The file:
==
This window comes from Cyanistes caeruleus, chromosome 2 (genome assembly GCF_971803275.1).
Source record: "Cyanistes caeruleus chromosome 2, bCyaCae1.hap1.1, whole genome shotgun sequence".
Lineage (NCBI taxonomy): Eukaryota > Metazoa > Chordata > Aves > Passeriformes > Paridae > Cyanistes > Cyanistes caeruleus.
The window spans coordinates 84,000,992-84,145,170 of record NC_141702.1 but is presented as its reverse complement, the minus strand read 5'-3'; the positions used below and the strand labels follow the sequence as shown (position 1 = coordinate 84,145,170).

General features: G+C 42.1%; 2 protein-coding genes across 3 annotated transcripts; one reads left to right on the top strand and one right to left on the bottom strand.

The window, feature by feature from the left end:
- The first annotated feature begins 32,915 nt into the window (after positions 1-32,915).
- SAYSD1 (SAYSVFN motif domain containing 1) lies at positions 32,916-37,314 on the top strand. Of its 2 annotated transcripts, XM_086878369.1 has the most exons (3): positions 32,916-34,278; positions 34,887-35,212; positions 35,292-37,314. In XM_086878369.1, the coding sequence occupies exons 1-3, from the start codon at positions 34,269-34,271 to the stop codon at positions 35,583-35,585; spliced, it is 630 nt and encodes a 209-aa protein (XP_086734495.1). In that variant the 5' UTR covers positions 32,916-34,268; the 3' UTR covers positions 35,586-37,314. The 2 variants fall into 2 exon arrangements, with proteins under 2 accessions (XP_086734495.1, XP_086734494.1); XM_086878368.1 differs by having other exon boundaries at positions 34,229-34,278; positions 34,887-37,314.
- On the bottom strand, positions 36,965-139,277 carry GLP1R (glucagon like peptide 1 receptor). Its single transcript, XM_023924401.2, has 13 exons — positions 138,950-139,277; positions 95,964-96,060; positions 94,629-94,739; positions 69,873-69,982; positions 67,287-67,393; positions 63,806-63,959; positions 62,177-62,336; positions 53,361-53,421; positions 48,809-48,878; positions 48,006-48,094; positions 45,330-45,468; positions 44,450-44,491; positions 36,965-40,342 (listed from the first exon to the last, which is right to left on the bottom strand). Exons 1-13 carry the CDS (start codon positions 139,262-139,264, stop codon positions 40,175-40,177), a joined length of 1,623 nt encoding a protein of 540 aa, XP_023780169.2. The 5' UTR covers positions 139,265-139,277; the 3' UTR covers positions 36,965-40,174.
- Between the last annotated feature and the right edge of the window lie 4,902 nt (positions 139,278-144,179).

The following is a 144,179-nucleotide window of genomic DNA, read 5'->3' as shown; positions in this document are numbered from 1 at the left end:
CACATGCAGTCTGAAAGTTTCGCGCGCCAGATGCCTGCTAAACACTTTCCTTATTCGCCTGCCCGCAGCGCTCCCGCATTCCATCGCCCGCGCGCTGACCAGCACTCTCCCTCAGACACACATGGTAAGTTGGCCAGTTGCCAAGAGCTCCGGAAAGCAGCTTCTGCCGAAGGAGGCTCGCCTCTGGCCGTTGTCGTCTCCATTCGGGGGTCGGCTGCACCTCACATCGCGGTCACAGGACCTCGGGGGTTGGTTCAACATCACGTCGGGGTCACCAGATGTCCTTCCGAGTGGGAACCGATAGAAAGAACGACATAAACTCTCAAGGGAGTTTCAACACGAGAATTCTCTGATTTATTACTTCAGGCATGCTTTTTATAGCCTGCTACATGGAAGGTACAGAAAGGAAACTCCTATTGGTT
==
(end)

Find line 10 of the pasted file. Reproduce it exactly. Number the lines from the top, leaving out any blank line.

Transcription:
- Between the last annotated feature and the right edge of the window lie 4,902 nt (positions 139,278-144,179).